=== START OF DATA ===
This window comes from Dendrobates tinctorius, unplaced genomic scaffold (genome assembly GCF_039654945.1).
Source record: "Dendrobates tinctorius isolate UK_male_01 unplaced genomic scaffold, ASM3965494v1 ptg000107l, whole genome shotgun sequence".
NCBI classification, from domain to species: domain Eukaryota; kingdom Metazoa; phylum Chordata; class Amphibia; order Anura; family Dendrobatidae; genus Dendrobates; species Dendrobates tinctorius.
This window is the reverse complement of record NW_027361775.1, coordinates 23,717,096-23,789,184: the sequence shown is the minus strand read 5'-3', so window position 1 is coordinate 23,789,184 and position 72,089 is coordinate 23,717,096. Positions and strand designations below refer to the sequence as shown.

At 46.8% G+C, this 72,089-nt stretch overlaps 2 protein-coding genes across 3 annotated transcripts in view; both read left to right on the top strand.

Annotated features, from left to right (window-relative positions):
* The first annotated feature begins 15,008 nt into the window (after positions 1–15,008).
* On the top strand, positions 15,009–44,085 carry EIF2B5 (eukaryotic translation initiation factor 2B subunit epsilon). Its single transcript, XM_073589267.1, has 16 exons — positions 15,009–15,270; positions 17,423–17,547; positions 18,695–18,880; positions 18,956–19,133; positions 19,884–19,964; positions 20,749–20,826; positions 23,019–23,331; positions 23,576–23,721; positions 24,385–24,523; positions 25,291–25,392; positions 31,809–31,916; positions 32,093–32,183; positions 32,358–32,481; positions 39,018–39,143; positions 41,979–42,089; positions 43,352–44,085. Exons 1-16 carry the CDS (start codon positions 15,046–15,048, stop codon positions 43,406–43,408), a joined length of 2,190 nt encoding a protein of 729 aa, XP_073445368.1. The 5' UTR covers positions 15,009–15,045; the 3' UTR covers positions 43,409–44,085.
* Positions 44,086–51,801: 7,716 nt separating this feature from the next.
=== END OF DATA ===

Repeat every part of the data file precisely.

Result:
This window comes from Dendrobates tinctorius, unplaced genomic scaffold (genome assembly GCF_039654945.1).
Source record: "Dendrobates tinctorius isolate UK_male_01 unplaced genomic scaffold, ASM3965494v1 ptg000107l, whole genome shotgun sequence".
NCBI classification, from domain to species: domain Eukaryota; kingdom Metazoa; phylum Chordata; class Amphibia; order Anura; family Dendrobatidae; genus Dendrobates; species Dendrobates tinctorius.
This window is the reverse complement of record NW_027361775.1, coordinates 23,717,096-23,789,184: the sequence shown is the minus strand read 5'-3', so window position 1 is coordinate 23,789,184 and position 72,089 is coordinate 23,717,096. Positions and strand designations below refer to the sequence as shown.

At 46.8% G+C, this 72,089-nt stretch overlaps 2 protein-coding genes across 3 annotated transcripts in view; both read left to right on the top strand.

Annotated features, from left to right (window-relative positions):
* The first annotated feature begins 15,008 nt into the window (after positions 1–15,008).
* On the top strand, positions 15,009–44,085 carry EIF2B5 (eukaryotic translation initiation factor 2B subunit epsilon). Its single transcript, XM_073589267.1, has 16 exons — positions 15,009–15,270; positions 17,423–17,547; positions 18,695–18,880; positions 18,956–19,133; positions 19,884–19,964; positions 20,749–20,826; positions 23,019–23,331; positions 23,576–23,721; positions 24,385–24,523; positions 25,291–25,392; positions 31,809–31,916; positions 32,093–32,183; positions 32,358–32,481; positions 39,018–39,143; positions 41,979–42,089; positions 43,352–44,085. Exons 1-16 carry the CDS (start codon positions 15,046–15,048, stop codon positions 43,406–43,408), a joined length of 2,190 nt encoding a protein of 729 aa, XP_073445368.1. The 5' UTR covers positions 15,009–15,045; the 3' UTR covers positions 43,409–44,085.
* Positions 44,086–51,801: 7,716 nt separating this feature from the next.